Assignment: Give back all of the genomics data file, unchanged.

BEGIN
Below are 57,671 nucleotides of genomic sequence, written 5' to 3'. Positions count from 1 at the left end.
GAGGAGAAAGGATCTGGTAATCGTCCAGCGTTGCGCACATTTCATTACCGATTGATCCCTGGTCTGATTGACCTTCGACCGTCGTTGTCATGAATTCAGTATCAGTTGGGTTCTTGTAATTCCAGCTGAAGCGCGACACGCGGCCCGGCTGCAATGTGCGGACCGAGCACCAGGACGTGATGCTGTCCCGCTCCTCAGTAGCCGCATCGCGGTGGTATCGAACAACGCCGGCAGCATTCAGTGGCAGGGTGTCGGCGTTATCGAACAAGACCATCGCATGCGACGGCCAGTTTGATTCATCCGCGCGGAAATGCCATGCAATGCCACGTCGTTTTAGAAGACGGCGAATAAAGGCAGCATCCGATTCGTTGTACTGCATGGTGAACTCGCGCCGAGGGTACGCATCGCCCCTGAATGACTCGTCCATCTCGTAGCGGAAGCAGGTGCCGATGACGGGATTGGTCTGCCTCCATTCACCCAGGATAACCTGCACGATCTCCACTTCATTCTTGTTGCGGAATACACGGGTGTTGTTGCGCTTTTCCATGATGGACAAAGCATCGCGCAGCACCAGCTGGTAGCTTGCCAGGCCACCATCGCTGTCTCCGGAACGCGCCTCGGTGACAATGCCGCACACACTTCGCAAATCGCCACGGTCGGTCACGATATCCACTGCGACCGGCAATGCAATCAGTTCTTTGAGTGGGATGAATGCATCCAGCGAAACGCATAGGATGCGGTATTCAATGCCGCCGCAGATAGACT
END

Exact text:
Below are 57,671 nucleotides of genomic sequence, written 5' to 3'. Positions count from 1 at the left end.
GAGGAGAAAGGATCTGGTAATCGTCCAGCGTTGCGCACATTTCATTACCGATTGATCCCTGGTCTGATTGACCTTCGACCGTCGTTGTCATGAATTCAGTATCAGTTGGGTTCTTGTAATTCCAGCTGAAGCGCGACACGCGGCCCGGCTGCAATGTGCGGACCGAGCACCAGGACGTGATGCTGTCCCGCTCCTCAGTAGCCGCATCGCGGTGGTATCGAACAACGCCGGCAGCATTCAGTGGCAGGGTGTCGGCGTTATCGAACAAGACCATCGCATGCGACGGCCAGTTTGATTCATCCGCGCGGAAATGCCATGCAATGCCACGTCGTTTTAGAAGACGGCGAATAAAGGCAGCATCCGATTCGTTGTACTGCATGGTGAACTCGCGCCGAGGGTACGCATCGCCCCTGAATGACTCGTCCATCTCGTAGCGGAAGCAGGTGCCGATGACGGGATTGGTCTGCCTCCATTCACCCAGGATAACCTGCACGATCTCCACTTCATTCTTGTTGCGGAATACACGGGTGTTGTTGCGCTTTTCCATGATGGACAAAGCATCGCGCAGCACCAGCTGGTAGCTTGCCAGGCCACCATCGCTGTCTCCGGAACGCGCCTCGGTGACAATGCCGCACACACTTCGCAAATCGCCACGGTCGGTCACGATATCCACTGCGACCGGCAATGCAATCAGTTCTTTGAGTGGGATGAATGCATCCAGCGAAACGCATAGGATGCGGTATTCAATGCCGCCGCAGATAGACT